The vertical plan passing directly over the observer's head and intersecting the horizon due south and north. As the Earth rotates objects will reach their highest and lowest altitude when they cross the meridian. The crossing of the meridian at the highest point is called the transit

Nautical twilight
The period before sunrise or after sunset when the Sun is between 6 and 12 degrees below the horizon

New Moon
Defined as the time when the Moon reaches the same ecliptic longitude as the Sun. If the Moon is near the ecliptic at this time a solar eclipse will happen

When one object covers another object as seen from the Earth, e.g. when the Moon covers a planet or star

An outer planet is said to be in opposition to the Sun when the difference in ecliptic longitude is 180° relative to the Sun, i.e. when it is opposite the Sun. The object is then visible all night.

The angular difference in the direction to an object as seen by observers at different locations. Due to the large distances to most astronomical objects the parallax is usually very small (in the order of arcseconds or less), but for the nearby Moon the parallax can exceed one degree.

The point in the orbit of the Moon or an artificial satellite which is closest to the Earth

The point in the solar orbit of Earth or another planet which is closest to the Sun.

Position angle (PA)
The angle measured counterclockwise around a first object from north to a second object. Used for indicating the position of two planets or the components of a binary star relative to each other

The slow rotation of the celestial poles around the ecliptic poles in a circle with radius 23.5°. One rotation takes about 26000 years. This slow movement of the celestial poles against the stars also slowly changes the equatorial coordinates of a fixed object. Therefore, it is important to specify for which epoch the coordinates are valid.

A planet is said to be in quadrature with the Sun when the difference in ecliptic longitude is 90°. For the outer planets this corresponds roughly to the time when the planet shows the smallest phase (minimum illumination). Mercury and Venus cannot reach quadrature.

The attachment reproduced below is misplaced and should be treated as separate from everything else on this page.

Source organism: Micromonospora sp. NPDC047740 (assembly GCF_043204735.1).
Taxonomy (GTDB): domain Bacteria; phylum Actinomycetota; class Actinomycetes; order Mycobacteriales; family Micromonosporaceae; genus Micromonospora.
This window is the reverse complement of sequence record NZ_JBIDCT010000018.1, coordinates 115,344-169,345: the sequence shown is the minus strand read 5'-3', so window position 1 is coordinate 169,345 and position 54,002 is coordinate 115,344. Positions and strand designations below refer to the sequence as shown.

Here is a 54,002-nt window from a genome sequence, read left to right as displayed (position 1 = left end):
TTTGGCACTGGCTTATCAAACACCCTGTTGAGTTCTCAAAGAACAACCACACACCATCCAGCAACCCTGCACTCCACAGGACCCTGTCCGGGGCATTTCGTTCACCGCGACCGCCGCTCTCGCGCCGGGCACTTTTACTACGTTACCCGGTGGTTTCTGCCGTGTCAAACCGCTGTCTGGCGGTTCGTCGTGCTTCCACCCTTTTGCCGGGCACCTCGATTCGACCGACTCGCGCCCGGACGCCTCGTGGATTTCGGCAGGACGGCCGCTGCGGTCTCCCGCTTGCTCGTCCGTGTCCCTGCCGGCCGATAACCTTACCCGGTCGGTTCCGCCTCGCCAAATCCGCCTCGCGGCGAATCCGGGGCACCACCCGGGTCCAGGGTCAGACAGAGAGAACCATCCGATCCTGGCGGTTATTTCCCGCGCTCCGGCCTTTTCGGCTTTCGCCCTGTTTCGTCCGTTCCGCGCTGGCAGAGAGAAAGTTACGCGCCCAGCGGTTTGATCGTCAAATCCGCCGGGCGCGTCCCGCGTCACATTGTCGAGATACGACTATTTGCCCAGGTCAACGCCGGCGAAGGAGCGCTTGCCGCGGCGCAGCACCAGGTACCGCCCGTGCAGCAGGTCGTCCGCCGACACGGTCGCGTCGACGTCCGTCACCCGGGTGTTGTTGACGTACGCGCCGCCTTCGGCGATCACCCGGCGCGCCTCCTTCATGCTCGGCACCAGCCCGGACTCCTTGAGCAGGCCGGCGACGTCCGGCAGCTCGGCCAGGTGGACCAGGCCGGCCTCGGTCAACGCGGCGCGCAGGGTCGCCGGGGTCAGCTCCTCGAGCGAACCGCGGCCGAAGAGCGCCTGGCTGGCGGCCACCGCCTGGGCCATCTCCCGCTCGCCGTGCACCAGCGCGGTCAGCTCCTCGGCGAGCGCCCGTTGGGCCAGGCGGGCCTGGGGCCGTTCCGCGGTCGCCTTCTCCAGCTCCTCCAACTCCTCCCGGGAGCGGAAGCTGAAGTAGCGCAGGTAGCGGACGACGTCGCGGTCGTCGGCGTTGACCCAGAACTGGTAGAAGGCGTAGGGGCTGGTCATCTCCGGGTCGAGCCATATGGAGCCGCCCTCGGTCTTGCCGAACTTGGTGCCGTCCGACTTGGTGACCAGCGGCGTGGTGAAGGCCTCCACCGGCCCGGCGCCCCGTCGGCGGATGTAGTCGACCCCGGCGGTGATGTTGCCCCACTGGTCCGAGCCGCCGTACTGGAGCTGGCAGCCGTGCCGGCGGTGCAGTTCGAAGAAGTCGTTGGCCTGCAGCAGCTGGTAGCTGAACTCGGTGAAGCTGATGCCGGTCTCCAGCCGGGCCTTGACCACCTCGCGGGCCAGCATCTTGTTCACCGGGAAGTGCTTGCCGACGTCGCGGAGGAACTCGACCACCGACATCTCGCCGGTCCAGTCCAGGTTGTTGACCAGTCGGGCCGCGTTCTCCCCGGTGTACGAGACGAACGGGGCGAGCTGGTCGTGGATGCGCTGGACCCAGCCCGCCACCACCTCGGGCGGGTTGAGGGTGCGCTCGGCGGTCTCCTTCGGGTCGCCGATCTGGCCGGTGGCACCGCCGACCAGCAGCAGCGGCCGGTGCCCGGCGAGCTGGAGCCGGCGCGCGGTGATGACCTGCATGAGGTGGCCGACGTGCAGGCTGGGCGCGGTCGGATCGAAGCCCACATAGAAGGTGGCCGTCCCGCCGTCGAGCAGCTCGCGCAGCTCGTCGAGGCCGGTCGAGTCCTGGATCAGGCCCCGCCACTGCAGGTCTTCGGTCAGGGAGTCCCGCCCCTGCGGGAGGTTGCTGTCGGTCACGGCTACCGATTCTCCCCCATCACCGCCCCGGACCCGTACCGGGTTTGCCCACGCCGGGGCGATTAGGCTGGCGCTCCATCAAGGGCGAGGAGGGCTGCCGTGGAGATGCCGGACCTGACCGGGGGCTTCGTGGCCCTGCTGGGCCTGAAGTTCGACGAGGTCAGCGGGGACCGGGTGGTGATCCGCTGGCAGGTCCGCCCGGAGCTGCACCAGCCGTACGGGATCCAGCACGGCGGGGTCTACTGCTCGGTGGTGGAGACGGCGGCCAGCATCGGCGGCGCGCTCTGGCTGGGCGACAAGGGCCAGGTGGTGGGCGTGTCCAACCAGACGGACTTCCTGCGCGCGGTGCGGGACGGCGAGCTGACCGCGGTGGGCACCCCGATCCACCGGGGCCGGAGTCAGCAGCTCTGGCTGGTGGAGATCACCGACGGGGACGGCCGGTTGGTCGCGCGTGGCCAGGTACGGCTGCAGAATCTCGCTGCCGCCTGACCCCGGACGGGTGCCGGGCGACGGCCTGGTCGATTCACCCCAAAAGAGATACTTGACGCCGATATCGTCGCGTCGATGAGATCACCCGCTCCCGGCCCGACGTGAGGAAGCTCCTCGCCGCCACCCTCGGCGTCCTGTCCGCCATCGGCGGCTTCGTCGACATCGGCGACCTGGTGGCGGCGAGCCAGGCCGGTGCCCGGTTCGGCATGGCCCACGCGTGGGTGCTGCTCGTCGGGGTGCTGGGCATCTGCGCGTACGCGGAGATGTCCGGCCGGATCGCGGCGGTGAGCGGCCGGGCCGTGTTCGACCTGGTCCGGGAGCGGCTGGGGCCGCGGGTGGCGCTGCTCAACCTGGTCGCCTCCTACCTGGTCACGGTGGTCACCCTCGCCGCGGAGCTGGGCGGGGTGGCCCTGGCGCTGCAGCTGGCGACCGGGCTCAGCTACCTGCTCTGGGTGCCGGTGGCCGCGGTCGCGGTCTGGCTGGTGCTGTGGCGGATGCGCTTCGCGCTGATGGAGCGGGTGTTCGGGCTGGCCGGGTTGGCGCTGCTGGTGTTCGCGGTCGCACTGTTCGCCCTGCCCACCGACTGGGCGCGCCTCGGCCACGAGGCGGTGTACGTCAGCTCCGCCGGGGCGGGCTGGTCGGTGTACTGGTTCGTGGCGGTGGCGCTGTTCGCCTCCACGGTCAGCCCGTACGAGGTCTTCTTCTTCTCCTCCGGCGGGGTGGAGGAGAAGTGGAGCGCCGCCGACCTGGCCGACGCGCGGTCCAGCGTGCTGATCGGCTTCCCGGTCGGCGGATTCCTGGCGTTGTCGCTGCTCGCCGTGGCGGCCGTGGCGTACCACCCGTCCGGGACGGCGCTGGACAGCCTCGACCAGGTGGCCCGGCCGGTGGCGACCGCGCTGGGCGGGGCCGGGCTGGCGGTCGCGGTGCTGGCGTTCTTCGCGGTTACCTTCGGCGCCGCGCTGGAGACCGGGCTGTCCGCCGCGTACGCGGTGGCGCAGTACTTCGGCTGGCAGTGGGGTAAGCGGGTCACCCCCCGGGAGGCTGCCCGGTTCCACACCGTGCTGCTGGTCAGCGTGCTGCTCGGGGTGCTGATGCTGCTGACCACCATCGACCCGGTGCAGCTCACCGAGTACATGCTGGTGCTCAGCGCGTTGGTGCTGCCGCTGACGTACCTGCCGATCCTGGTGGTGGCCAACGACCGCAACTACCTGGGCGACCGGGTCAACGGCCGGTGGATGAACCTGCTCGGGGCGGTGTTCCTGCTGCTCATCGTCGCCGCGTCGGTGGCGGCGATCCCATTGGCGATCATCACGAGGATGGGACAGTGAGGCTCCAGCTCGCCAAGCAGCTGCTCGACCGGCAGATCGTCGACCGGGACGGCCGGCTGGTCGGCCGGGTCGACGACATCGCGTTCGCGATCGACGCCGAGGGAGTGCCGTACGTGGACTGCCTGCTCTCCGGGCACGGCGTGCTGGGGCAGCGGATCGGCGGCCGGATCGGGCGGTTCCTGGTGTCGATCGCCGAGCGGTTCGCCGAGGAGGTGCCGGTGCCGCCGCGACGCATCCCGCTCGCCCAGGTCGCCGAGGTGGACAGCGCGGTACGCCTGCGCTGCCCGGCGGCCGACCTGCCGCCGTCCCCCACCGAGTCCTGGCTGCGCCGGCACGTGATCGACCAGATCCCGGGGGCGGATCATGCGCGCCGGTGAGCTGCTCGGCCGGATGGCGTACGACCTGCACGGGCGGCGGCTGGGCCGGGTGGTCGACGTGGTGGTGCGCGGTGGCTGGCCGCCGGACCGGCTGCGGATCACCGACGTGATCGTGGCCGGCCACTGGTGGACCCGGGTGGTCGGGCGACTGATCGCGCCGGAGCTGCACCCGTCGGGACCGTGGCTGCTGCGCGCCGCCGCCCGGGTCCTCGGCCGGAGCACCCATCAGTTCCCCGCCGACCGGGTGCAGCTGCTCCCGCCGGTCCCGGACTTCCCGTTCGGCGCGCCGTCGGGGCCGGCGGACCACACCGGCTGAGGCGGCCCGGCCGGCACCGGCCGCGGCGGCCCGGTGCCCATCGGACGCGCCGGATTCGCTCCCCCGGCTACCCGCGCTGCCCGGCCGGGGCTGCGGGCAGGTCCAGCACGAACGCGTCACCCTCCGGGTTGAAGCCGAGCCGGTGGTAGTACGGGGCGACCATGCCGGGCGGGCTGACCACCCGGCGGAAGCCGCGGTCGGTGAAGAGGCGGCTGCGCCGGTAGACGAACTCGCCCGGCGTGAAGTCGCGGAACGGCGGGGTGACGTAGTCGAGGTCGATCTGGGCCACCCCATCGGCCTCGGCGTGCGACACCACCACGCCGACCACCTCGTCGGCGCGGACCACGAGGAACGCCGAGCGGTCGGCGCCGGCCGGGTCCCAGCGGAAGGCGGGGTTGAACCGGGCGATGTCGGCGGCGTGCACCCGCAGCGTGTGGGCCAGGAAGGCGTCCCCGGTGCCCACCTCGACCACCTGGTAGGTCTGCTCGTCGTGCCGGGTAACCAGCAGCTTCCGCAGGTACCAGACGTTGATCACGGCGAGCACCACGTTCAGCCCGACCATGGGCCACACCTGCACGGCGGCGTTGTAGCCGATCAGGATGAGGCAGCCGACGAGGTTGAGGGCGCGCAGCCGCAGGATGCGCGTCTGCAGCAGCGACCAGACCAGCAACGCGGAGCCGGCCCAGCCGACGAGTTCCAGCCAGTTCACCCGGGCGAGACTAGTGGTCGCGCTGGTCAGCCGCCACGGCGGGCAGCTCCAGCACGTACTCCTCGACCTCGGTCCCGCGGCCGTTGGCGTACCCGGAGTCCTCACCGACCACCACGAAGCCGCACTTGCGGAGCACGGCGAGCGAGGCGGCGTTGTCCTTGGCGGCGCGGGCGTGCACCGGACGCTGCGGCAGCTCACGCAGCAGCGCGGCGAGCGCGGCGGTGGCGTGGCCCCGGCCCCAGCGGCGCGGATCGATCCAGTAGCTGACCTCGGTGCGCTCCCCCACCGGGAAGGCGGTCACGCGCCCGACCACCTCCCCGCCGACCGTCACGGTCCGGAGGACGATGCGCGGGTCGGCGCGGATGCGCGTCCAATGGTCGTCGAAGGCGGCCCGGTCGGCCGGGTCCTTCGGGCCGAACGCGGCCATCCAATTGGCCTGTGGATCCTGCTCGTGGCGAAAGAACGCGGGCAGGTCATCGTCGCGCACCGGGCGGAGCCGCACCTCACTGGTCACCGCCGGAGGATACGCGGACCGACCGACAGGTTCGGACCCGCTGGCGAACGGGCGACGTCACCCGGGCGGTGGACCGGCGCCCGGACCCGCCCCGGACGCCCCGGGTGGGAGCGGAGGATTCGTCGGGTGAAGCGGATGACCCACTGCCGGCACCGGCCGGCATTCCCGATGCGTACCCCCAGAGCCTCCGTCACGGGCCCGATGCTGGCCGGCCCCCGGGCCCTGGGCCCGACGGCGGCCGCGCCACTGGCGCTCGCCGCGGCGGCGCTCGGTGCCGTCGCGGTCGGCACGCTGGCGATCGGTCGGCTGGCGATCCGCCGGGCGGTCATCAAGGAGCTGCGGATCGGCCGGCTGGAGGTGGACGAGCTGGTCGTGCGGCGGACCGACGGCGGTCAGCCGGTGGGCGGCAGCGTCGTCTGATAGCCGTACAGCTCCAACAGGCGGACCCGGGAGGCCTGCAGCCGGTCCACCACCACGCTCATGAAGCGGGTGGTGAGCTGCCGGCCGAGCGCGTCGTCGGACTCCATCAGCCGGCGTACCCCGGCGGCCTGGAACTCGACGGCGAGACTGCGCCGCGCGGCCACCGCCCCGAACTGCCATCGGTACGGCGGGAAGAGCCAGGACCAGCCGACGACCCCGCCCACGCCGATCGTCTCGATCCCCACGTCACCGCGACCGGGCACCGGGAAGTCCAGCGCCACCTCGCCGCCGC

See 'Right ascension'

Right ascension (RA)
The 'longitude' in the sky in the equatorial coordinates system. Measured in hours, minutes and seconds, not degrees. The RA is counted from the vernal equinox, the point where the Sun crosses the equator in the Spring.

Rise, sunrise
The time of rise or set of an object does not happen when its calculated altitude is precisely 0 degrees. Atmospheric refraction causes the object to be visible slightly below the mathematical horizon. The amount of refraction depends on meteorological conditions but is normally assumed to be 34' (or 0.57°). Further, for the Sun and Moon the visibility of the upper limb defines the time of rise and set, thus the radius of the Sun or Moon (about 16') has to be taken into account. The standard definition of sunrise and set is thus when the center of the Sun is 34' + 16' = 50' (or 0.83°) below the horizon

Set, sunset
See 'Rise'

Sidereal time
The time with respect to the fixed stars. Sidereal time is equal to the right ascension of points currently transiting. Thus a fixed object will always transit at the same sidereal time of the day.

The time when the Sun reaches an ecliptic longitude of 90° (Summer Solstice) or 270° (Winter Solstice). This corresponds to the extrema in declination of the Sun.

The time when an object crosses the meridian at the highest point, i.e. when the object reaches the highest altitude in the sky.
Also: Passage of a small object in front of a larger body. E.g. transits of Mercury or Venus on the Sun or transits of Galilean Moons on Jupiter

Topocentric coordinates
The apparent coordinates of an object as seen by a real observer on the surface of the Earth. The parallax is then taken into account. The difference between geocentric and topocentric positions is insignificant for most purposes. However, for the Moon the difference becomes important because of the large parallax of the Moon (in the order of one degree). AstroTools only calculate topocentric positions for the Moon and only in altitude and azimuth (thus RA and Dec for Moon are geocentric!).

Universal Time (UT)
Time system that forms the basis for our civil time.

My web site: Ole's Astronomy Site